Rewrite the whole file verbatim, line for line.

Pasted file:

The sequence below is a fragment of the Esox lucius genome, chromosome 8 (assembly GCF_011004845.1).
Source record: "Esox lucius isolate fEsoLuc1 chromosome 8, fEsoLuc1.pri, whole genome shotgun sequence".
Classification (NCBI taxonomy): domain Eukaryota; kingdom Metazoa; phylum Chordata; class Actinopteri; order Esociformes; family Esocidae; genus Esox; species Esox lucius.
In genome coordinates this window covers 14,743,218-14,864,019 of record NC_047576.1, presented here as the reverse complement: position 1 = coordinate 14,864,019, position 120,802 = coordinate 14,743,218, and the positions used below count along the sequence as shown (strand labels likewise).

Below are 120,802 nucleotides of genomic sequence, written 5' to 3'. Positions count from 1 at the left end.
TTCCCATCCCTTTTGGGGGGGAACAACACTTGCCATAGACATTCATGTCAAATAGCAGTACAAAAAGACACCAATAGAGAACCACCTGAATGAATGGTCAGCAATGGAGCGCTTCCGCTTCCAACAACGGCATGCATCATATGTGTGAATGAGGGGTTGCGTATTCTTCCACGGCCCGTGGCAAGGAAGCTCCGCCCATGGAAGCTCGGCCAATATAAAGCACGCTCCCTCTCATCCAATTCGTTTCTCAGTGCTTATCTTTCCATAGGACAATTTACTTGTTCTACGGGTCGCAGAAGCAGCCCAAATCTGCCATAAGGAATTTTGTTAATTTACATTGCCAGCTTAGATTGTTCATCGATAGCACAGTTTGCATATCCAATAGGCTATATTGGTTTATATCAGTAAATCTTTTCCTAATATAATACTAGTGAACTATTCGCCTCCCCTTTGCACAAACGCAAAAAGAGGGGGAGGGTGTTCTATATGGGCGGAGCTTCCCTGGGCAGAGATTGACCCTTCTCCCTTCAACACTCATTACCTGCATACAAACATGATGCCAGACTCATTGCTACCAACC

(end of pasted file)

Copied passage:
The sequence below is a fragment of the Esox lucius genome, chromosome 8 (assembly GCF_011004845.1).
Source record: "Esox lucius isolate fEsoLuc1 chromosome 8, fEsoLuc1.pri, whole genome shotgun sequence".
Classification (NCBI taxonomy): domain Eukaryota; kingdom Metazoa; phylum Chordata; class Actinopteri; order Esociformes; family Esocidae; genus Esox; species Esox lucius.
In genome coordinates this window covers 14,743,218-14,864,019 of record NC_047576.1, presented here as the reverse complement: position 1 = coordinate 14,864,019, position 120,802 = coordinate 14,743,218, and the positions used below count along the sequence as shown (strand labels likewise).

Below are 120,802 nucleotides of genomic sequence, written 5' to 3'. Positions count from 1 at the left end.
TTCCCATCCCTTTTGGGGGGGAACAACACTTGCCATAGACATTCATGTCAAATAGCAGTACAAAAAGACACCAATAGAGAACCACCTGAATGAATGGTCAGCAATGGAGCGCTTCCGCTTCCAACAACGGCATGCATCATATGTGTGAATGAGGGGTTGCGTATTCTTCCACGGCCCGTGGCAAGGAAGCTCCGCCCATGGAAGCTCGGCCAATATAAAGCACGCTCCCTCTCATCCAATTCGTTTCTCAGTGCTTATCTTTCCATAGGACAATTTACTTGTTCTACGGGTCGCAGAAGCAGCCCAAATCTGCCATAAGGAATTTTGTTAATTTACATTGCCAGCTTAGATTGTTCATCGATAGCACAGTTTGCATATCCAATAGGCTATATTGGTTTATATCAGTAAATCTTTTCCTAATATAATACTAGTGAACTATTCGCCTCCCCTTTGCACAAACGCAAAAAGAGGGGGAGGGTGTTCTATATGGGCGGAGCTTCCCTGGGCAGAGATTGACCCTTCTCCCTTCAACACTCATTACCTGCATACAAACATGATGCCAGACTCATTGCTACCAACC